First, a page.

Hamas says Israel should bear full responsibility for march's consequence ■ Far-right lawmaker Ben-Gvir joins marchers ■ 20 breach barriers to reach Damascus Gate

by Jonathan Lis, Jack Khoury and Nir Hasson for Haaretz
Apr. 20, 2022 5:27 PM

Israel police blocked the route to Jerusalem's Damascus Gate on Wednesday as hundreds of right-wing activists defied police orders and began marching toward the Old City's Muslim Quarter.

As tensions mounted, some 20 people managed to breach police barriers and reach the gate, but were turned back by officers.

Police arrested two Palestinians in the Damascus Gate area, one on suspicion of throwing a bottle at security forces, and the other on suspicion of throwing stones at them.

Right-wing organizers blamed the government for the ban on holding the Flag March, rejecting the police claim that they had initially agreed to hold the march along an alternative route and then went back on the agreement.

"We will follow a route planned through the Old City, and hope the police will be brave and accompany the march," they said. "In any case, the police cannot stop people from walking with a flag to the Western Wall in the territories of the State of Israel. There is no such order."

Although the organizers initially said they would not march in violation of the police’s orders, they later called for the public to come to Safra Square in front of Jerusalem City Hall at 5 P.M. for the start of the march, saying, “We will bring back the feeling of safety to the streets of Jerusalem.”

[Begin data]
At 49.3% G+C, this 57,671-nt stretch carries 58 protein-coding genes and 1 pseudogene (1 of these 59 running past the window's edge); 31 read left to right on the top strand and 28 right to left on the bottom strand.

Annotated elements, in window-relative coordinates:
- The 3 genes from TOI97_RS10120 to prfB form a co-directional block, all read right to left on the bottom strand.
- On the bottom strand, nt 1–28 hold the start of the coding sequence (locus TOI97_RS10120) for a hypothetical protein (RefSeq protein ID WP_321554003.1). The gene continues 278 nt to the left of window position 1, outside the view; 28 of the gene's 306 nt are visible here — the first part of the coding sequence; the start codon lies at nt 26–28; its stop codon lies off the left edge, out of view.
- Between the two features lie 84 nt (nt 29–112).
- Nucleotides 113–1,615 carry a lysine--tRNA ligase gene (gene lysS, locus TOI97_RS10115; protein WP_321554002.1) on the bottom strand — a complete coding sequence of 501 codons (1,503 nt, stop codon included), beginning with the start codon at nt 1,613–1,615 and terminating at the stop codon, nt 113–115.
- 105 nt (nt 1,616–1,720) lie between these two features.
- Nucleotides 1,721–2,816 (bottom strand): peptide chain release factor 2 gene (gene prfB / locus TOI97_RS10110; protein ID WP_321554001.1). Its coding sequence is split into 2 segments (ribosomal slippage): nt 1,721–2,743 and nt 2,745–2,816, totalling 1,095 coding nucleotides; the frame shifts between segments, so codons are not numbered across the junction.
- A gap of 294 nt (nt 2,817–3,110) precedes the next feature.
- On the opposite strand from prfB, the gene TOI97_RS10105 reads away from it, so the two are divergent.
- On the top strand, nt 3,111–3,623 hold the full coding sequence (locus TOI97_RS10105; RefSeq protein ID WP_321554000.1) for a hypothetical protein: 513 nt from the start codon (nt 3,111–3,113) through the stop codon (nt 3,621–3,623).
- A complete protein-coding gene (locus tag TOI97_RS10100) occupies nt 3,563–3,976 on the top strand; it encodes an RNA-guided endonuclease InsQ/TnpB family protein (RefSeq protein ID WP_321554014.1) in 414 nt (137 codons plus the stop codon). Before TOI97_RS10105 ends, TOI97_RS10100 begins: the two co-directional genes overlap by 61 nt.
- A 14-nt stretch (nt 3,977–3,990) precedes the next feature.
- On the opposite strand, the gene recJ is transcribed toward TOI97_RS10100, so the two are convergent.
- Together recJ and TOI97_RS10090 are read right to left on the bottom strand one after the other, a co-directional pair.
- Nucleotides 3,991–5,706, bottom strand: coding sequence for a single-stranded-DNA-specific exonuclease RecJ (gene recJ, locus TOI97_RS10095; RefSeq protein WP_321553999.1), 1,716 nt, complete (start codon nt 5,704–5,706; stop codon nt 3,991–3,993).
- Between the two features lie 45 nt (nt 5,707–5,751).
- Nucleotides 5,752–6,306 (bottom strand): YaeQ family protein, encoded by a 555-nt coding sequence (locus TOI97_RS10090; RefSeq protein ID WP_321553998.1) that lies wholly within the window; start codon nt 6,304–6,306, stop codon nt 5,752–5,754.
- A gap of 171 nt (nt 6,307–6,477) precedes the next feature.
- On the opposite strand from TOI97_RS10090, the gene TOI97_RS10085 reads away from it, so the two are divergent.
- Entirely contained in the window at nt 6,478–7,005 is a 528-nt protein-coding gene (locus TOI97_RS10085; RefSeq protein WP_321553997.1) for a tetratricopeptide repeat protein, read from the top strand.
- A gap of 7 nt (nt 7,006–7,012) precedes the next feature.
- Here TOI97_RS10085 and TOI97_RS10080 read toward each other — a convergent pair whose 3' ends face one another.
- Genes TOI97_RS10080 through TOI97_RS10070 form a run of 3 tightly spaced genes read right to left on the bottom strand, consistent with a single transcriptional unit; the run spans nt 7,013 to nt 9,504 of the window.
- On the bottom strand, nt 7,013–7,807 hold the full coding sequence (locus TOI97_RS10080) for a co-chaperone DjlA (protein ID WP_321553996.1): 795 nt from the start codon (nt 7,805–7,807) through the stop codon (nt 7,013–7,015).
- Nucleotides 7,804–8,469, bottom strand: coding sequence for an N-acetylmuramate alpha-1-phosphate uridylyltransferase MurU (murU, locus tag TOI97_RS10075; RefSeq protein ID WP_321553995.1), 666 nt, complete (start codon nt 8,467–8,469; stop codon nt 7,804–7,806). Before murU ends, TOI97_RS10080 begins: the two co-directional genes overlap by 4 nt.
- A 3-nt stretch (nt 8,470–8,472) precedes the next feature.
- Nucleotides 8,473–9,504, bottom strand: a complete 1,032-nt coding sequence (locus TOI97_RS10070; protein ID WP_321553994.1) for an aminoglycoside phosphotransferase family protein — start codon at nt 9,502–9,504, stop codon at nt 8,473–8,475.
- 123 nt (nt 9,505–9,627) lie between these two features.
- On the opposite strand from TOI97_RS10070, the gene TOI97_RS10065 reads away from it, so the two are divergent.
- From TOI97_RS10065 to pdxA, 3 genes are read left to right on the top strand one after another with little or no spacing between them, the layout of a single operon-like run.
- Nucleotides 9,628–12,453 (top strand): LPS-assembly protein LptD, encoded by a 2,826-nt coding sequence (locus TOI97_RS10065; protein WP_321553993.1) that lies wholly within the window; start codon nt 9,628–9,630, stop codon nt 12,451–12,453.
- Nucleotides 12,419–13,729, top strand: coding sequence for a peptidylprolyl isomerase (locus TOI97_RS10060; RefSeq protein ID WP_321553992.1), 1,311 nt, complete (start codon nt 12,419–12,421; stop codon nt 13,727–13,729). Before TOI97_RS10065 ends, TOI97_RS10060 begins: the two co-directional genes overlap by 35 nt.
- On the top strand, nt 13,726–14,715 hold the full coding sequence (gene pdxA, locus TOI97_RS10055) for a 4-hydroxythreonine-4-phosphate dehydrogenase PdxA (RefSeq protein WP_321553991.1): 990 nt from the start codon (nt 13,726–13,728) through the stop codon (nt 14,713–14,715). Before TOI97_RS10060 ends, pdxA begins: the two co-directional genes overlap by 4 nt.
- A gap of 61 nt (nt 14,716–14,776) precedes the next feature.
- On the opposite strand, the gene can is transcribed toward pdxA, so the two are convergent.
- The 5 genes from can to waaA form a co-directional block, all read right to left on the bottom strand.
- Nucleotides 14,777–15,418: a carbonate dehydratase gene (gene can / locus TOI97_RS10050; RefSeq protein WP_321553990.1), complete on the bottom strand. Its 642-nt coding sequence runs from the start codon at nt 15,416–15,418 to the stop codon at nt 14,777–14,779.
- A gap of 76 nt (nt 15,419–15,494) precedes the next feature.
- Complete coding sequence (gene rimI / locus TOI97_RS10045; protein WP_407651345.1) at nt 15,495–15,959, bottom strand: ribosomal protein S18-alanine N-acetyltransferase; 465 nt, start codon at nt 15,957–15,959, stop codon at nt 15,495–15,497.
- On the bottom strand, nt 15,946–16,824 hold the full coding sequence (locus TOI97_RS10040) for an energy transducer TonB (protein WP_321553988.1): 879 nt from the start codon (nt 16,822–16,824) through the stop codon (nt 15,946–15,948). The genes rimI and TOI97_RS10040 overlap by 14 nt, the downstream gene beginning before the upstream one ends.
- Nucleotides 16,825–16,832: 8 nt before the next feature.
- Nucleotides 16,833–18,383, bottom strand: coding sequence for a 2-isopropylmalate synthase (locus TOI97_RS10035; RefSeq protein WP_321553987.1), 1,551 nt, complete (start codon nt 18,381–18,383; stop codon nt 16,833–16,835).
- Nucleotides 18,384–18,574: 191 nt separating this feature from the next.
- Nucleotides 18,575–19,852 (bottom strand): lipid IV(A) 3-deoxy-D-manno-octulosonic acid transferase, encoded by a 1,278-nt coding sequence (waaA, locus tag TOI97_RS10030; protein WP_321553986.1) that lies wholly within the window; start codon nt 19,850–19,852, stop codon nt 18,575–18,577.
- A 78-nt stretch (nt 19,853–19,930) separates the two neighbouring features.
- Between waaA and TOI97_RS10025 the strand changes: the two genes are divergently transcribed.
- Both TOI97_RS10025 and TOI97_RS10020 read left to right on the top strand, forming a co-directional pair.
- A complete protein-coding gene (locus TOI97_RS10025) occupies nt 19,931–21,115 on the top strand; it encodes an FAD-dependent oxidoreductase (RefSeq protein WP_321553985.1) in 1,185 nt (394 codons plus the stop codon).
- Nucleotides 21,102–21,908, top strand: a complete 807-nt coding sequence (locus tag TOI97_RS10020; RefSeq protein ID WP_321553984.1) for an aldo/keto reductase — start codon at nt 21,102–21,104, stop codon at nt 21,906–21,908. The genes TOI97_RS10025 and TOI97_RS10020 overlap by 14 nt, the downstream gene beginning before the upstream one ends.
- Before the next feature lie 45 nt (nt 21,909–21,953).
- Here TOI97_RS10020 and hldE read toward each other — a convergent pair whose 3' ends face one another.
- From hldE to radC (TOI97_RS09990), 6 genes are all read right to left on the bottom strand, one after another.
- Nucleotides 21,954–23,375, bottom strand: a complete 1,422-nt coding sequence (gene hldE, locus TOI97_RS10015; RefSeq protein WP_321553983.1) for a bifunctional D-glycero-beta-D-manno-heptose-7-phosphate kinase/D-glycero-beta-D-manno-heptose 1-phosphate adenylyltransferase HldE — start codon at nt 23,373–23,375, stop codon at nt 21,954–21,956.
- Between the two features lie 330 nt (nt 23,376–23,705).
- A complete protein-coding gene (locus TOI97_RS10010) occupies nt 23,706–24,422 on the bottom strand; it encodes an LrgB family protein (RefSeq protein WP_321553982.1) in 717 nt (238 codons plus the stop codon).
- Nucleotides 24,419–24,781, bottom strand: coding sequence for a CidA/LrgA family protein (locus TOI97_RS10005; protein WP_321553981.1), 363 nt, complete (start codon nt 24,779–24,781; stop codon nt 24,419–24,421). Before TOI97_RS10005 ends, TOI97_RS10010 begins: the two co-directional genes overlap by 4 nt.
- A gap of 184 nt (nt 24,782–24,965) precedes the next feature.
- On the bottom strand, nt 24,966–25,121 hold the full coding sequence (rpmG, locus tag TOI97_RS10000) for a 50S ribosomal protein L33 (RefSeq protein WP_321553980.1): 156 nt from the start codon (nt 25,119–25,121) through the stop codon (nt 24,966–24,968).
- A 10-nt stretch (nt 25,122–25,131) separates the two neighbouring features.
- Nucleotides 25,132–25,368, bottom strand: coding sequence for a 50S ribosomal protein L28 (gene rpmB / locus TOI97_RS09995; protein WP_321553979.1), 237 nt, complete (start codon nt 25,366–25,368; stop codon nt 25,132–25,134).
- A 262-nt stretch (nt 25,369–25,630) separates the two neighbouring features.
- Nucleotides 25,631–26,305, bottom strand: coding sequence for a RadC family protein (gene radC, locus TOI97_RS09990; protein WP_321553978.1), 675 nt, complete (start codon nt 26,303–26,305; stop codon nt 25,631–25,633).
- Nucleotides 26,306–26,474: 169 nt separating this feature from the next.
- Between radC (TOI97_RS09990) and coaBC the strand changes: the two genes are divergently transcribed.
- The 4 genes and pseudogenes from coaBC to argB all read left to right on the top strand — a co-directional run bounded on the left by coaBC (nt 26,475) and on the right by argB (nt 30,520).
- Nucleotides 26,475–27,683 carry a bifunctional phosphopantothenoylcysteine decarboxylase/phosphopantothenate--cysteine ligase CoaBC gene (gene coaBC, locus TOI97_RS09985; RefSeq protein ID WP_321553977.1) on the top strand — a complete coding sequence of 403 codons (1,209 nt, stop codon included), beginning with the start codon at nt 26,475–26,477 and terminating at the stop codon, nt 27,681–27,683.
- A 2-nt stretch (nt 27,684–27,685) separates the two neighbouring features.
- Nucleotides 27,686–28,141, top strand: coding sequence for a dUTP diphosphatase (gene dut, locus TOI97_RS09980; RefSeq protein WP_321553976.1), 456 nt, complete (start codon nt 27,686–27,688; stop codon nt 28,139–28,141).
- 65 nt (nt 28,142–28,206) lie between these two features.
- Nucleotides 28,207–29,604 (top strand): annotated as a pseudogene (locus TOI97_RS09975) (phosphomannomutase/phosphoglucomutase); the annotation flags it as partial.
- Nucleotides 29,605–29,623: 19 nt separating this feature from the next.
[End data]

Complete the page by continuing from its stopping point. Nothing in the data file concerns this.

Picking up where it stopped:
Earlier on Wednesday, Hamas responded in a press release, saying they were warning the occupation and the marchers approaching the holy sites, adding that the "occupation's leadership" should bear full responsibility for the consequences of what it called dangerous and provocative moves.

“We know what happened last year during the march and the firing of the rockets from Gaza that led to Operation Guardian of the Walls, and we don’t want a Guardian of the Walls 2, so the police will not approve the march and will act according to the law in this case,” a senior police officer told Haaretz.

Foreign Minister Yair Lapid criticized the planned march, calling it "a provocation that causes us damage." He added that "these are radicals who are interested in creating provocations. What they want is for there to be violence and a conflagration that will burn Jerusalem. We won't allow them to burn Jerusalem for their politics."

Far-right lawmaker Itamar Ben-Gvir was among those present for the march, having earlier on Wednesday been forbidden by Prime Minister Naftali Bennett from visiting Damascus Gate in the Old City. "There's no reason in the world for a Jew to not be able to march by the walls of Jerusalem," Ben-Gvir said. "Our problem is Naftali Bennett, who abandoned the police."

Ben-Gvir also announced that he was bringing his mobile office to Tzahal Square, the site where police had set up barricades on the way to the Damascus Gate.

The march comes amidst heightened tensions in Jerusalem, with clashes between security forces and Palestinians culminating in Israeli forces' entry into Al-Aqsa Mosque on Friday.

Further clashes took place Wednesday morning between Palestinians and the police at Jerusalem's Temple Mount compound — a site that has long been a flashpoint for Israeli-Palestinian violence.

A Molotov cocktail thrown by a Palestinian started a small fire in Al-Aqsa Mosque, which was quickly put out, while Palestinians also threw rocks at police present to protect Jews visiting the holy site on the Passover holiday.